Getting food writing to pass the taste test is no easy task: Ian McMillan

If you cook something or somebody cooks something for you or (happy days of recent memory) you go to a cafe and a plate of food is presented to your table and the food is good, then your first reaction once you’ve started eating it turns out to be something at the very edge of language; in other words, you go Mmmm. And then you go Mmmm. And then, even though you shouldn’t speak with your mouth full, you go “this is really good” and then you go back to going Mmmm.

Poet Ian McMillan

And if you watch food programmes on the TV the judges and professional chefs all go Mmmm as well, before they start giving us their nuanced appreciation of the dish in hand. There are variations in the Mmmm, too; an experienced Mmmm listener like me can tell if the Mmmm is tentative or wholehearted, or is asking a few subtle questions of the chef that will be articulated later.

Ah yes, articulated later. That’s the thing: if you want to write about food then you have to take a few steps beyond the Mmmm. Food and wine writers, like the ones employed by The Yorkshire Post, do a great job of this, managing to convey what the flavour of something is without just saying, as I would, that it tasted nice. They must reach for similes and metaphors and comparisons. It’s a difficult job, but the writing really sings when it’s done just right.

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Beyond the journalism and the non-fiction and the memoir, though, what about trying to write about food in a novel or a short story without the descriptive writing overwhelming the plot? How can that be done?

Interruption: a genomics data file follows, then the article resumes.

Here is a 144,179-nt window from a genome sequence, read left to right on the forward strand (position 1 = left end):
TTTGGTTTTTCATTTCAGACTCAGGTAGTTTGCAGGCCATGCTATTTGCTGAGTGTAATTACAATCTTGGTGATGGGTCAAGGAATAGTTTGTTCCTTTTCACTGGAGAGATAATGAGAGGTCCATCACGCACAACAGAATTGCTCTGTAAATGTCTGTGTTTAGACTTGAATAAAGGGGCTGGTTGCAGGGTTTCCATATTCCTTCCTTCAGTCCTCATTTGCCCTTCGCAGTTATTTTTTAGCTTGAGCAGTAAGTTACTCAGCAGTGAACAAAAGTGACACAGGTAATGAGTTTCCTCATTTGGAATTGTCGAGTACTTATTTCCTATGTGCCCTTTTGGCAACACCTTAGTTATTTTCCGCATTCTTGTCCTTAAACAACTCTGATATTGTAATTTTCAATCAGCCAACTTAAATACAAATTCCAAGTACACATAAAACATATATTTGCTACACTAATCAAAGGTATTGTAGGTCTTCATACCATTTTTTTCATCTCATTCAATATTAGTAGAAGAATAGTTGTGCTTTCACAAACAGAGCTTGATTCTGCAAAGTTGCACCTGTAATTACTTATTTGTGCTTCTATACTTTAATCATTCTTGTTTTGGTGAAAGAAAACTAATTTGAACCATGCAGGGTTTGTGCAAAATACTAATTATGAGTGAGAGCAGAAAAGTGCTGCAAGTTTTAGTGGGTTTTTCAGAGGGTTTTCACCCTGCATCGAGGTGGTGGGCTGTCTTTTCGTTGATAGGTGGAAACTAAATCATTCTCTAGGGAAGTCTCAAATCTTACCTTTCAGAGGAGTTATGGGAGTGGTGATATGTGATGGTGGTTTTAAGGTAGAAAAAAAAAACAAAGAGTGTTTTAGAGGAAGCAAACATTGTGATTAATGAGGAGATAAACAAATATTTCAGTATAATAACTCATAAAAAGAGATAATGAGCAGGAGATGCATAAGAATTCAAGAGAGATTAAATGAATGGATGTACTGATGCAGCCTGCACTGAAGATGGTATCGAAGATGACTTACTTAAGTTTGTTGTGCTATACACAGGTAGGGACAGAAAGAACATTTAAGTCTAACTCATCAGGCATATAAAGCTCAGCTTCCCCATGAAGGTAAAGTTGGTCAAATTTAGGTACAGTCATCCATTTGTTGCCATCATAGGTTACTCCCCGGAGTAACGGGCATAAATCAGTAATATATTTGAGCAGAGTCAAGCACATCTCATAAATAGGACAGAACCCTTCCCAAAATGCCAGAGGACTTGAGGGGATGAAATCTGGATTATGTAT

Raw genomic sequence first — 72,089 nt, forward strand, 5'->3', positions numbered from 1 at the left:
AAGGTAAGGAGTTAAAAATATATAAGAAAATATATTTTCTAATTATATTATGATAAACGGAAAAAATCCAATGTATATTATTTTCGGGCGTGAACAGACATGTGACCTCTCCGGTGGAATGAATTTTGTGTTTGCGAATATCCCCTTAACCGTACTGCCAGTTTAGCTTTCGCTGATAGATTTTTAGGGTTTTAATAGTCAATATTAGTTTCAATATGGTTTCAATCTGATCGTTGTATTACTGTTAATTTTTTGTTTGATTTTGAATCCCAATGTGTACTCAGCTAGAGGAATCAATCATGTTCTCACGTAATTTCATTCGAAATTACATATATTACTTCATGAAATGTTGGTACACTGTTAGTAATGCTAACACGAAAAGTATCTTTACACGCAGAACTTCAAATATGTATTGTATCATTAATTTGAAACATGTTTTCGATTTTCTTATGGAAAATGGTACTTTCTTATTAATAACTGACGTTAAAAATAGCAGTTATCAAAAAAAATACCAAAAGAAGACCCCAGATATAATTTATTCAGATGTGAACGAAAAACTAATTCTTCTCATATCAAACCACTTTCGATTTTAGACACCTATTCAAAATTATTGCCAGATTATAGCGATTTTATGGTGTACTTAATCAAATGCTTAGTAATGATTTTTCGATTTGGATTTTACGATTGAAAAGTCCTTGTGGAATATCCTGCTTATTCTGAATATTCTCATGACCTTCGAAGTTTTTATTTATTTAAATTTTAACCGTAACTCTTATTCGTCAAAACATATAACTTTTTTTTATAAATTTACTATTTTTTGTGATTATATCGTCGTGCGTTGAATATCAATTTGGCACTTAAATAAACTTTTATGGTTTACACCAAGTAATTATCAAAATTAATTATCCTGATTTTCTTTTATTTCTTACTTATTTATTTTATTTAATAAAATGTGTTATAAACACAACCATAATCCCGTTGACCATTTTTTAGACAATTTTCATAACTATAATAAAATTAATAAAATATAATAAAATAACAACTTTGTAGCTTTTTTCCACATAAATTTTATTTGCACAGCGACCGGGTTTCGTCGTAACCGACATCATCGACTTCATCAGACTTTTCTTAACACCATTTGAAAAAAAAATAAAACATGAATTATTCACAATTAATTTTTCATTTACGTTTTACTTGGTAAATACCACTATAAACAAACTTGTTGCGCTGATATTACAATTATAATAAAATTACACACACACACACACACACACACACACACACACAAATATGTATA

Again, it’s not easy. Imagine that you’re writing a story set in 1960s Barnsley; a man in his twenties who still lives with his widowed mam has decided to go and seek his fortune in That London and he decides to break the bad news as his mam is serving up the Yorkshires for the Sunday dinner. The puddings would be compared to gold medals or full moons. The gravy would be like a brown river. A warm brown river in a jug. By now the plot is well and truly overwhelmed, if you ask me. The mam, pale and thin in a flowery pinny, says: 
“Here you are, Jimmy; Yorkshire puddings just like your grandma would have made”, thus introducing the elements of history and tradition that are useful when you’re writing about food because that can remind the reader of the Yorkshires his grandma would have made. Mind you, maybe their grandma’s Yorkshires were like offcuts of carpet. The man in the story takes a bite of Yorkshire pudding and says: “Lovely. Now, mam, there’s summat I’ve got to tell you…” There is a pause during which a better writer than me would describe the gravy glugging like mystic rain from the jug to the lad’s mam’s plate. The mam looks up and says “Mmmmmm?”

Now that’s just a copout, McMillan!

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